FIG. 4 shows an exploded view of a sensor 90 which includes a box-type housing 92 and a mounting device 94 which is secured to the exterior surface 82″ (FIG. 3) of the ejection channel 82. The active sensor component 90′ is mounted upon a circuit board 95 secured inside the housing 92, and is connected to an ECU 100 via a conduit 96.

The proximity sensor 90 is configured to sense the distance C (FIG. 3) between the sensor 90 and the top of material layer A and communicate a representative signal to the ECU 100. The ECU 100 is then operable to calculate the material volume flow from the signal.

Although described as employing a screw auger and an impellor to convey the tailings stream through the ejection channel, the tailings return system may use alternative means to propel the tailings such as a blower that creates a pressurized airstream.

In summary, there is provided a combine harvester tailings return system which includes a tailings conveyor and an ejection channel for depositing tailings upstream of a cleaning system. A proximity sensor is mounted to the ejection channel and is configured to sense the height of a layer of tailings during transit through the returns system.

It should be emphasized that the above-described embodiments of the present disclosure are merely possible examples of implementation, merely set forth for a clear understanding of the principles of the disclosure. Many variations and modifications may be made to the above-described embodiments of the disclosure without departing substantially from the spirit and principles of the disclosure.

Claims

1. A combine harvester comprising:

a frame having a pair of side walls;
a grain cleaning system located between the side walls; and
a tailings return system arranged to collect tailings ejected by the grain cleaning system, wherein the tailings return system comprises: a conveyance channel located outboard of the side walls; an ejection channel connected between a downstream end of the conveyance channel and an opening in one of the side walls at a location upstream of the cleaning system; and a proximity sensor mounted to the ejection channel and configured to sense a thickness of a material layer in the ejection channel.

2. The combine harvester of claim 1, wherein the proximity sensor is mounted on an exterior surface of the ejection channel against a window in a wall of the ejection channel.

3. The combine harvester of claim 1, wherein the proximity sensor comprises an infrared proximity sensor.

4. The combine harvester of claim 1, wherein the tailings return system further comprises an impellor housed upstream of the ejection channel, wherein the impellor comprises a plurality of paddles operable to rotate and project a tailings stream toward and through the ejection channel.

5. The combine harvester of claim 4, wherein the impellor is housed inside the downstream end of the conveyance channel.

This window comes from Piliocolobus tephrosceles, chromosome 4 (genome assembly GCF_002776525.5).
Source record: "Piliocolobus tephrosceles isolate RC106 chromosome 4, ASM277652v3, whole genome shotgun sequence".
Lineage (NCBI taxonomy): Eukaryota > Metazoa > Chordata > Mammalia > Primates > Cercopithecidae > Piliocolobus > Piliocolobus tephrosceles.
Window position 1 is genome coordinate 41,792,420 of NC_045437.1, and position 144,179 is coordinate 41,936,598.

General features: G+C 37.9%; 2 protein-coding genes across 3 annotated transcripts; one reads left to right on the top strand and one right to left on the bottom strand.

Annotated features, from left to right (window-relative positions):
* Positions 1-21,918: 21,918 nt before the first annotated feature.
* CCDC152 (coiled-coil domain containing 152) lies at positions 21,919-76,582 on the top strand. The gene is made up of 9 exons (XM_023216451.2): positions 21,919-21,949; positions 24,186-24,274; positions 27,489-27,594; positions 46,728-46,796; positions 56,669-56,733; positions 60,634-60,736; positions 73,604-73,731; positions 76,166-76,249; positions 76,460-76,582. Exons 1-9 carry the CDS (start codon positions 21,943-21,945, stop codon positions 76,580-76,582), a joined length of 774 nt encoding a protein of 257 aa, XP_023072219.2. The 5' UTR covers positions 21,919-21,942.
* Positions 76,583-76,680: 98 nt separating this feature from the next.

6. The combine harvester of claim 5, wherein the tailings return system comprises a screw conveyor extending inside of the conveyance channel, and wherein the impellor and screw conveyor are mounted upon a common shaft.

7. The combine harvester of claim 1, further comprising threshing and separating apparatus between the side walls, wherein the opening is located downstream of the threshing and separating apparatus.

8. The combine harvester of claim 1, wherein the tailings return system comprises a secondary threshing unit for threshing a tailings stream conveyed therethrough.

9. The combine harvester of claim 8, wherein the secondary threshing unit comprises a plurality of threshing bars.

10. The combine harvester of claim 9, wherein the secondary threshing unit comprises an arcuate cover, and wherein the threshing bars are secured to an inner surface of the arcuate cover.

11. The combine harvester of claim 8, wherein the secondary threshing unit comprises an impellor housed upstream of the ejection channel, wherein the impellor comprises a plurality of paddles operable to rotate and project a tailings stream toward and through the ejection channel.

Referenced Cited
U.S. Patent Documents
4441513 April 10, 1984 Herwig
6053811 April 25, 2000 Johnson et al.
6115115 September 5, 2000 Skarie et al.
20170013776 January 19, 2017 Palla et al.
20170311543 November 2, 2017 Leenknegt
Foreign Patent Documents
0463240 January 1992 EP
1 704 767 September 2006 EP
3238528 November 2017 EP
20130102408 September 2013 KR
2009/034442 March 2009 WO
Other references
  • European Patent Office, International Search Report for International Application No. PCT/EP2018/076990, dated Jan. 30, 2019.
  • UK Intellectual Property Office, Search Report for Priority Application No. GB1716446.8, dated Apr. 6, 2018.
Patent History
Patent number: 10820521
Type: Grant
Filed: Oct 4, 2018
Date of Patent: Nov 3, 2020
Patent Publication Number: 20200245562
Assignee: AGCO International GmbH (Neuhausen)
Inventors: Dan Hermann (Randers), Morten Leth Bilde (Langaa)
Primary Examiner: Robert E Pezzuto
Application Number: 16/652,882
Classifications
Current U.S. Class: 250/223.0R
International Classification: A01D 41/127 (20060101); A01F 12/52 (20060101); A01F 12/46 (20060101); A01F 12/18 (20060101); B65G 33/26 (20060101);